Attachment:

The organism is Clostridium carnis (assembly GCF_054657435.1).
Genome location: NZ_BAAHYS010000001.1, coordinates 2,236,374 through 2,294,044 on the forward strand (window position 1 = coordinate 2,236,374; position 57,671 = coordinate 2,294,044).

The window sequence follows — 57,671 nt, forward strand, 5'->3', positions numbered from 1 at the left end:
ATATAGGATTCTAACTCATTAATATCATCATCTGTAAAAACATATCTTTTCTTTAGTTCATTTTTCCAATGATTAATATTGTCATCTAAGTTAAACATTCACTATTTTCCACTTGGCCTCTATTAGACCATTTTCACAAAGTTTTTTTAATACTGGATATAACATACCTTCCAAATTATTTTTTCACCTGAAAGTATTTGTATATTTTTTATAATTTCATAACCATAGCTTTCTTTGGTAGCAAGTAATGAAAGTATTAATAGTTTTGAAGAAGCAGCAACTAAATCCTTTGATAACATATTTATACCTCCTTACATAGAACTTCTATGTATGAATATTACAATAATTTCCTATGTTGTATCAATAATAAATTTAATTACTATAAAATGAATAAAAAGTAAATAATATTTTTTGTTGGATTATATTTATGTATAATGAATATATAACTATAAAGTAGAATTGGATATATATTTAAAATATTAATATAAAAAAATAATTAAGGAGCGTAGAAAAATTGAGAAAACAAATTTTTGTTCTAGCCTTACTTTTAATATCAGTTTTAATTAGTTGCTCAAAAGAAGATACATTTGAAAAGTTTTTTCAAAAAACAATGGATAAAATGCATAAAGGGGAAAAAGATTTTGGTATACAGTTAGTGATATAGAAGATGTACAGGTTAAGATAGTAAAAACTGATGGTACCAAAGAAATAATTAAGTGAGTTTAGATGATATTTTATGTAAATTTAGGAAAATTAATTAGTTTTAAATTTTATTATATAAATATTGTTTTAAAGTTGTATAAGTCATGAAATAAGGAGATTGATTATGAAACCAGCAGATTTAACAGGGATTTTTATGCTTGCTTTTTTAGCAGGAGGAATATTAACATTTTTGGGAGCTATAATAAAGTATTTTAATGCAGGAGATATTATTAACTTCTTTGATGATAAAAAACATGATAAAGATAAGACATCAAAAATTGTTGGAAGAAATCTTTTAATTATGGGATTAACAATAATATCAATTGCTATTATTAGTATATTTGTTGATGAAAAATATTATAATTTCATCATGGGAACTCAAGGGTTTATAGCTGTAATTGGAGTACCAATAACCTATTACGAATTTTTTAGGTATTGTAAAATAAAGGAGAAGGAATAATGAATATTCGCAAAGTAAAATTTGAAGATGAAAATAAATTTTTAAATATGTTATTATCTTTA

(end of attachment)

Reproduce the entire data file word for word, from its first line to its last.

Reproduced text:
The organism is Clostridium carnis (assembly GCF_054657435.1).
Genome location: NZ_BAAHYS010000001.1, coordinates 2,236,374 through 2,294,044 on the forward strand (window position 1 = coordinate 2,236,374; position 57,671 = coordinate 2,294,044).

The window sequence follows — 57,671 nt, forward strand, 5'->3', positions numbered from 1 at the left end:
ATATAGGATTCTAACTCATTAATATCATCATCTGTAAAAACATATCTTTTCTTTAGTTCATTTTTCCAATGATTAATATTGTCATCTAAGTTAAACATTCACTATTTTCCACTTGGCCTCTATTAGACCATTTTCACAAAGTTTTTTTAATACTGGATATAACATACCTTCCAAATTATTTTTTCACCTGAAAGTATTTGTATATTTTTTATAATTTCATAACCATAGCTTTCTTTGGTAGCAAGTAATGAAAGTATTAATAGTTTTGAAGAAGCAGCAACTAAATCCTTTGATAACATATTTATACCTCCTTACATAGAACTTCTATGTATGAATATTACAATAATTTCCTATGTTGTATCAATAATAAATTTAATTACTATAAAATGAATAAAAAGTAAATAATATTTTTTGTTGGATTATATTTATGTATAATGAATATATAACTATAAAGTAGAATTGGATATATATTTAAAATATTAATATAAAAAAATAATTAAGGAGCGTAGAAAAATTGAGAAAACAAATTTTTGTTCTAGCCTTACTTTTAATATCAGTTTTAATTAGTTGCTCAAAAGAAGATACATTTGAAAAGTTTTTTCAAAAAACAATGGATAAAATGCATAAAGGGGAAAAAGATTTTGGTATACAGTTAGTGATATAGAAGATGTACAGGTTAAGATAGTAAAAACTGATGGTACCAAAGAAATAATTAAGTGAGTTTAGATGATATTTTATGTAAATTTAGGAAAATTAATTAGTTTTAAATTTTATTATATAAATATTGTTTTAAAGTTGTATAAGTCATGAAATAAGGAGATTGATTATGAAACCAGCAGATTTAACAGGGATTTTTATGCTTGCTTTTTTAGCAGGAGGAATATTAACATTTTTGGGAGCTATAATAAAGTATTTTAATGCAGGAGATATTATTAACTTCTTTGATGATAAAAAACATGATAAAGATAAGACATCAAAAATTGTTGGAAGAAATCTTTTAATTATGGGATTAACAATAATATCAATTGCTATTATTAGTATATTTGTTGATGAAAAATATTATAATTTCATCATGGGAACTCAAGGGTTTATAGCTGTAATTGGAGTACCAATAACCTATTACGAATTTTTTAGGTATTGTAAAATAAAGGAGAAGGAATAATGAATATTCGCAAAGTAAAATTTGAAGATGAAAATAAATTTTTAAATATGTTATTATCTTTA